Things might be terribly testy at the highest governmental levels, but there was a perfectly cordial Russian-American relationship going on here over the weekend.
Moscow-born Dima Slobodeniouk was on the podium of the Baltimore Symphony Orchestra to conduct one of the best-loved works by Russia's most celebrated composer, Tchaikovsky. The program also offered the BSO's first performance of a striking piece by another Russian, Stravinsky (he became an American citizen, so both sides can claim him).
There was room, too, for some Beethoven in this concert, which, on Friday night at Meyerhoff Symphony Hall, sometimes sounded unsettled — moments of intonation slippage and fuzzy coordination; an occasional out-and-out blooper. But there were rewards throughout.
It was great to hear Stravinsky's "Symphonies of Wind Instruments" (the title refers to the original meaning of "symphony" to indicate a sounding together). Slobodeniouk kept things flowing tautly and drew mostly supple, nuanced playing from the woodwinds and brass.
The score, which started as a memorial to Debussy in 1920, was revised in 1947, the version used here. Stravinsky described the piece as "austere," and it is. But it's filled with extraordinary ideas that, in the space of about 9 minutes, create a fascinating sound-scape of shifting rhythms and spicy harmonies, leading to an enigmatic close.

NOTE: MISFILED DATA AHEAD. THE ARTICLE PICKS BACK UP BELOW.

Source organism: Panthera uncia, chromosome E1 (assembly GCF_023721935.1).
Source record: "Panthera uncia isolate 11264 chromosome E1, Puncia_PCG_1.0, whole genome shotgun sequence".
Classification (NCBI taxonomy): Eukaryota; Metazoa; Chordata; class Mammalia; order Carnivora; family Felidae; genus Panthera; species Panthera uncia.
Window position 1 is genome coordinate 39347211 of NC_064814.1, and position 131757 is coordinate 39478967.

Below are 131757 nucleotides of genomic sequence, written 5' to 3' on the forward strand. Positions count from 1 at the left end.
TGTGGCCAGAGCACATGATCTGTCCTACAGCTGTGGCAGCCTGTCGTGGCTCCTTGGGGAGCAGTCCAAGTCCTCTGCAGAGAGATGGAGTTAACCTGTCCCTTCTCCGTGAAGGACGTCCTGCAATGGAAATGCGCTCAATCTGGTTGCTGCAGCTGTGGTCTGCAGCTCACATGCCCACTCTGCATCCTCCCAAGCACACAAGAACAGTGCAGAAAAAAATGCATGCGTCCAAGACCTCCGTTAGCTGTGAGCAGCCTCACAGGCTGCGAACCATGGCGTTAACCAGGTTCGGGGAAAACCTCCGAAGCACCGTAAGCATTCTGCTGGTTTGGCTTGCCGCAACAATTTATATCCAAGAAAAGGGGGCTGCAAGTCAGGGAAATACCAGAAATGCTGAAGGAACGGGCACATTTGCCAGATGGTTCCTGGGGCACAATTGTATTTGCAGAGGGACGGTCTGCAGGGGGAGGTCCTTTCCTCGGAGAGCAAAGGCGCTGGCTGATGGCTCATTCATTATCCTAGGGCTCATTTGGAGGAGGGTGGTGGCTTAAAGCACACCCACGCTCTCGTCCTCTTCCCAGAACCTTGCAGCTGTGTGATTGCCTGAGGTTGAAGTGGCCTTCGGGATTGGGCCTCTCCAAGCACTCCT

An enigmatic close is also the most distinctive aspect of Tchaikovsky's final symphony, which premiered a little more than a week before his death.
Subtitled "Pathetique," Symphony No. 6 seems to sum up all the composer's neuroses and passions, while also demonstrating his audacious side. The piece refuses to play by the symphonic rules of his day. Each movement upends conventions; the last one ends on a slow fade suggesting the ultimate descent into the unknown.
It certainly is possible to overdo the "Pathetique" interpretively (though I willingly submit to such approaches). Slobodeniouk took a more controlled, dry-eyed route, adopting tempos that tended to stay within tight parameters. The big, surging themes still communicated, but with a certain detachment.
When keeping one's distance from the music, emotionally speaking, it's easier, of course, to focus on Tchaikovsky's ingenuity and craftsmanship, not to mention the riches of his orchestration. Occasional smudges aside, the BSO delivered that richness. The strings summoned considerable tonal warmth; the brass beautifully intoned the haunting chorale in the finale.
Beethoven's Piano Concerto No. 4 provided a good vehicle for the BSO debut of British pianist Paul Lewis. His crystalline touch produced particularly impressive tone coloring in the cadenzas. Gentler dynamics would have been welcome in the Andante, but Lewis made telling poetry out of the music. The concluding Rondo sparkled nicely, although there was some tentativeness along the way. The BSO generally held form.